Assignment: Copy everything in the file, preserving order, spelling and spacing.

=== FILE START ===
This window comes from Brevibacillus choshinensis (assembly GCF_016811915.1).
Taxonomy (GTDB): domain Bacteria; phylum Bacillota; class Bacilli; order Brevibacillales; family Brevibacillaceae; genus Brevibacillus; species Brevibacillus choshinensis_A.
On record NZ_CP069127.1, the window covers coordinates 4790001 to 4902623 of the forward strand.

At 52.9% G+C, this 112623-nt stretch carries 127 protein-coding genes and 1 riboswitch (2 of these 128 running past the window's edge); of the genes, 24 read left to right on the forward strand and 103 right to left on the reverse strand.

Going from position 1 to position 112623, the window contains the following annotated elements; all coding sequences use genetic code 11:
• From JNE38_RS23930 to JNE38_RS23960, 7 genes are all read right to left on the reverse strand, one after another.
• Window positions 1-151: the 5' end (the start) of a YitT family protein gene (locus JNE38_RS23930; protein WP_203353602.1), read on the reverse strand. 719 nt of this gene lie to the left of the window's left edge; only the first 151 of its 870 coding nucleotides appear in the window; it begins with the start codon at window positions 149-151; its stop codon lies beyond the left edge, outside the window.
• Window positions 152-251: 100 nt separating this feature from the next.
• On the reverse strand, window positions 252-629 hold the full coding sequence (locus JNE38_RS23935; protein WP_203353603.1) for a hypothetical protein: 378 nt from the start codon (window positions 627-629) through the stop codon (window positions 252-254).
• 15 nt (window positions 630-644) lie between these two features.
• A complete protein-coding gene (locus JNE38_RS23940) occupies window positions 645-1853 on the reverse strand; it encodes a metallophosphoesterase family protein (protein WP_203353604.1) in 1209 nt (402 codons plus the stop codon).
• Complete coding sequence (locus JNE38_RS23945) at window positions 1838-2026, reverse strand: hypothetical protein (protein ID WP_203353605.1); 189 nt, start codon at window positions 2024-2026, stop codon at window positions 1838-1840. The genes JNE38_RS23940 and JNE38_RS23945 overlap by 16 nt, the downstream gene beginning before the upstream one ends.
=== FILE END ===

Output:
This window comes from Brevibacillus choshinensis (assembly GCF_016811915.1).
Taxonomy (GTDB): domain Bacteria; phylum Bacillota; class Bacilli; order Brevibacillales; family Brevibacillaceae; genus Brevibacillus; species Brevibacillus choshinensis_A.
On record NZ_CP069127.1, the window covers coordinates 4790001 to 4902623 of the forward strand.

At 52.9% G+C, this 112623-nt stretch carries 127 protein-coding genes and 1 riboswitch (2 of these 128 running past the window's edge); of the genes, 24 read left to right on the forward strand and 103 right to left on the reverse strand.

Going from position 1 to position 112623, the window contains the following annotated elements; all coding sequences use genetic code 11:
• From JNE38_RS23930 to JNE38_RS23960, 7 genes are all read right to left on the reverse strand, one after another.
• Window positions 1-151: the 5' end (the start) of a YitT family protein gene (locus JNE38_RS23930; protein WP_203353602.1), read on the reverse strand. 719 nt of this gene lie to the left of the window's left edge; only the first 151 of its 870 coding nucleotides appear in the window; it begins with the start codon at window positions 149-151; its stop codon lies beyond the left edge, outside the window.
• Window positions 152-251: 100 nt separating this feature from the next.
• On the reverse strand, window positions 252-629 hold the full coding sequence (locus JNE38_RS23935; protein WP_203353603.1) for a hypothetical protein: 378 nt from the start codon (window positions 627-629) through the stop codon (window positions 252-254).
• 15 nt (window positions 630-644) lie between these two features.
• A complete protein-coding gene (locus JNE38_RS23940) occupies window positions 645-1853 on the reverse strand; it encodes a metallophosphoesterase family protein (protein WP_203353604.1) in 1209 nt (402 codons plus the stop codon).
• Complete coding sequence (locus JNE38_RS23945) at window positions 1838-2026, reverse strand: hypothetical protein (protein ID WP_203353605.1); 189 nt, start codon at window positions 2024-2026, stop codon at window positions 1838-1840. The genes JNE38_RS23940 and JNE38_RS23945 overlap by 16 nt, the downstream gene beginning before the upstream one ends.